Halle Berry is back with another fragrance, it was a total hurrah moment for me. Mainly because the last Halle Berry fragrance I'd reviewed was a serious favourite with me; Closer is reviewed here. Her new fragrance Wild Essence is tagged as 'The Scent of Exotic Nature' Halle wanted to create the 'primal richness of nature in an effortless scent'.

Has she achieved it?

For me this is a strange fragrance, I don't mean that in a bad way; I actually think it's a positive. A lot of times celebrity perfumes are overly sweet, but Halle Berry's have been a little different from that combination. The top notes are bergamot, mandarin zest and black currant, the bergamot is nicely there, and I love bergamot in fragrance so I think it's a lovely addition. The middle notes are freesia in bloom, linden blossom, and white rose. The floral notes comes over really strongly after the top notes from the spritz pass, citrus is replaced by floral and musk.

The bottom notes are silk musk, white patchouli and sandalwood which provides a rich depth to the floral and citrus overtones.

What does it smell like?

To me there's a strong scent of roses and freesias there's also an undertone of musks to the settling scent. Once the scent is in place it smells like a garden, there is a hint of a more subtle sharper edge that takes this away from English country garden. It smells exotic, and potent, is it a rainforest? I don't know I've never actually taken a whiff of rainforest, but it does smell floral musky and sharper than the usual floral offerings.

The perfumer Claude Dir is in charge of this particular scent and for those of you perfume nerds out there you'll know he's responsible for Beyonce's Heat, Britney's Curious and many fragrances for Elizabeth Arden including one of my favourites, Green Tea the scent has a good pedigree, Arden, La Prarie and Hugo Boss are also on his resume.

I like it about half an hour after it settles on the skin, I feel like some of the tones war a little when that first spray and whiff happens. Once they all settle it is actually an usual and interesting scent, it's feminine but there's a little something extra that adds to the sensuality of the mix. I like that it's unusual, different and vibrant. It seems like this is very in keeping with the unusual edge of Closer.

I like it a lot, you guys have to give it a sniff if you happen across it!

Available Eau De Parfum 30ml RRP £14.95

Much Love

Tuesday, 29 July 2014

Sugar Pie Cinnamon Bun: The Easiest Cinnamon Buns You'll Ever Make

I LOVE cinnamon buns, I love them so much it hurts. I used to buy bags of cinnamon buns and unrestrained I'd happily eat them all. When were in Vegas my bridesmaid Claire of French for Cupcake got an absurd amount of Cinnabons through a crazy offer, I have to say I had to seriously restrain myself. it was after all the night before the wedding and I think all brides are thinking about how they'll look in their dress. Hardest thing ever turning those down! So now I'm making up for that and decided to bring to you all my favourite easy peasy cinnamon bun recipe.

A lot of cinnamon bun recipes are quite time consuming and technical with milk scalding and all the rest of it, this one has 7 ingredients and bypasses all the technical bits to give you awesome cinnamon buns with no fuss. I found it originally on Minimalist Baker's site, which is a site I adore and I've tweaked it only a little.  

Here's what you'll need:

  • 1 packet instant yeast
  • 1 cup unsweetened almond milk
  • 1/2 cup Olive Oil spread (vegan butter), divided
  • 1/4 tsp salt
  • 3 cups all purpose flour
  • 1/2 Tbsp cinnamon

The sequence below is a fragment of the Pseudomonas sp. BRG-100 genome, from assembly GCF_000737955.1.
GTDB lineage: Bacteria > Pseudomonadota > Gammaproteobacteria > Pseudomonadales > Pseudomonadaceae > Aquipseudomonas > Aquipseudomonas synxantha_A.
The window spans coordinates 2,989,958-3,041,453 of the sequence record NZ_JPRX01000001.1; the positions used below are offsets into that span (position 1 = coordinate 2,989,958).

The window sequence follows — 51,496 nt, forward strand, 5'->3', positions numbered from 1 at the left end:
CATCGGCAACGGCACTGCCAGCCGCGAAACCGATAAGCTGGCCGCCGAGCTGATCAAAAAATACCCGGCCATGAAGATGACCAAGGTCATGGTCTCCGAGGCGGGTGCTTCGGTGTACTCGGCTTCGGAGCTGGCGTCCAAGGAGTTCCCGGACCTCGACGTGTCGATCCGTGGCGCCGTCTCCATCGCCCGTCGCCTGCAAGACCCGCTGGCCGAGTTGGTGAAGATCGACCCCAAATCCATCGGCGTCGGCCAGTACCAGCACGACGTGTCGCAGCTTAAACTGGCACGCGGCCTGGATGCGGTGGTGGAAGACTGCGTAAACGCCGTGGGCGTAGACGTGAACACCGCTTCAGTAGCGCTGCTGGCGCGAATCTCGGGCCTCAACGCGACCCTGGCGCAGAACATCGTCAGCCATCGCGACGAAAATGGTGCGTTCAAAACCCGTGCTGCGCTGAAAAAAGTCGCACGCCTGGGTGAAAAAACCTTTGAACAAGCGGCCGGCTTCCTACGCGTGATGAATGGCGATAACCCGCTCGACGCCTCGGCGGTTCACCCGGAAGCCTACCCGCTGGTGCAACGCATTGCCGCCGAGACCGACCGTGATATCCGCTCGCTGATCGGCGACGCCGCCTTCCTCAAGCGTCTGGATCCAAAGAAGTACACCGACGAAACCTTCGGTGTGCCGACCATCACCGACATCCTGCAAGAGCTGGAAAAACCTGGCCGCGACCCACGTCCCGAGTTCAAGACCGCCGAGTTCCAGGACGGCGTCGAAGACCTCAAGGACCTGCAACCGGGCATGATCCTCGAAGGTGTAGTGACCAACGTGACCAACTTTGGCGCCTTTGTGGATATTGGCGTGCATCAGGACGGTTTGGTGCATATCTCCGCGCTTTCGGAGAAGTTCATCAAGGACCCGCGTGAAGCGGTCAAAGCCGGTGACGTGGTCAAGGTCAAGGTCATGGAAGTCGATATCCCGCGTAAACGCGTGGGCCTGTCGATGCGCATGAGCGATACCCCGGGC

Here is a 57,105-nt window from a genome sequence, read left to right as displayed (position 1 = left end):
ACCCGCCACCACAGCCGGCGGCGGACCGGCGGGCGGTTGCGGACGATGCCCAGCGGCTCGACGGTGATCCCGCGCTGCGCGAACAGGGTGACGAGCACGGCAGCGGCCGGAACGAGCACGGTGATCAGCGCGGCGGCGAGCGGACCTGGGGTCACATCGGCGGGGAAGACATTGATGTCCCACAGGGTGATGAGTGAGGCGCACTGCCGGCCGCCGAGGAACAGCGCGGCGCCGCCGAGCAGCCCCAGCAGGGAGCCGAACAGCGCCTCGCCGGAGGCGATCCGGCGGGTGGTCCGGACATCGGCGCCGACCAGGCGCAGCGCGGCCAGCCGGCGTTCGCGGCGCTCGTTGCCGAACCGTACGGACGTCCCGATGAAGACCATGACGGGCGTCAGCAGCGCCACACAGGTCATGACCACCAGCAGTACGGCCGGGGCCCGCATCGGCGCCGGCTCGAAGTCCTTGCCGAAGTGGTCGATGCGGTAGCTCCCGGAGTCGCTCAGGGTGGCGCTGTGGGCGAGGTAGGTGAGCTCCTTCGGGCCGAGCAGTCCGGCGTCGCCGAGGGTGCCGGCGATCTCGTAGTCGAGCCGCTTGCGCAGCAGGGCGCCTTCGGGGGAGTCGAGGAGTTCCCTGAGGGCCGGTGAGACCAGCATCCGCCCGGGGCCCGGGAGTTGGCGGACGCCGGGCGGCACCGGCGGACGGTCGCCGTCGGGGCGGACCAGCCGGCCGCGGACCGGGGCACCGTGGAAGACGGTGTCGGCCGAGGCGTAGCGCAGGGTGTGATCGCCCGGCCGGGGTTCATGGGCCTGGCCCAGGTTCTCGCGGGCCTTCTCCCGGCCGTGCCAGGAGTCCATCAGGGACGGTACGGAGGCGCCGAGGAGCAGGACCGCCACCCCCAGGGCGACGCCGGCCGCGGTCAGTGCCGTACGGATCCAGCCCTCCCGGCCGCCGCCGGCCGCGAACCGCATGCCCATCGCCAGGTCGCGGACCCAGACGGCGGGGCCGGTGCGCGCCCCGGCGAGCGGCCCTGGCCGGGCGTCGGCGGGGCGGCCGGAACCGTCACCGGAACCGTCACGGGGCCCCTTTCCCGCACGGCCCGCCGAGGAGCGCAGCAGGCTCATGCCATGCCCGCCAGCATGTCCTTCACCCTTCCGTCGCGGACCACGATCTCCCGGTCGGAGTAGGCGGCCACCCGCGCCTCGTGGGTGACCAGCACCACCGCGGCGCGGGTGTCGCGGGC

• 1/4 cup + 1 Tbsp sugar, divided


  1. In a large sauce pan (or in a bowl in the microwave at 30 sec increments), heat the almond milk and 3 Tbsp Olive Oil spread until warm and melted, never reaching boiling. Remove from heat and let cool to 110 degrees, or the temperature of bath water. It should be warm but not too hot or it will kill the yeast.
  2. Transfer mixture to a large mixing bowl and sprinkle on yeast. Let activate for 10 minutes, then add 1 Tbsp sugar and the salt and stir.
  3. Next add in flour 1/2 cup at a time, stirring as you go. The dough will be sticky. When it is too thick to stir, transfer to a lightly floured surface and knead for a minute or so until it forms a loose ball. Rinse your mixing bowl out, coat it with canola or grapeseed oil, and add your dough ball back in. Cover with plastic wrap and set in a warm place to rise for about 1 hour, or until doubled in size 

4. On a lightly floured surface, roll out the dough into a thin rectangle. Brush with 3 Tbsp melted Olive Oil spread and top with 1/4 cup sugar and 1/2 - 1Tbsp cinnamon.
5. Starting at one end, tightly roll up the dough and situate seam side down. Then with a serrated knife or a string of floss, cut the dough into 1.5 - 2 inch sections and position in a well-buttered 8x8 square or comparable sized round pan (you should have about 10 rolls). Brush with remaining 2 Tbsp olive oil spread (melted) and cover with plastic wrap. Set on top of the oven to let rise again while you preheat oven to 176 degrees C.
6.Once the oven is hot, bake rolls for 25-30 minutes or until slightly golden brown. Let cool for a few minutes and then serve immediately.
7.Optional: Frost with dairy free cream cheese frosting or a simple mixture of powdered sugar and almond milk.

The Minimalist Baker uses vegan butter, now I couldn't find vegan butter anywhere so I figured as long as it wasn't animal protein it would be ok, and I went with the olive oil spread. It worked really well, complete success as far as I can tell.

And that's really it, isn't it dead easy? Plus they are so tasty. Don't forget to use almond milk not normal dairy milk, the proteins in the dairy milk need scalded which is a stage that has been left out of this recipe to keep it simple. 
I hope you'll try it out and let me know how it goes for you, I'll be making this when we have guests to stay at the weekend.

Much Love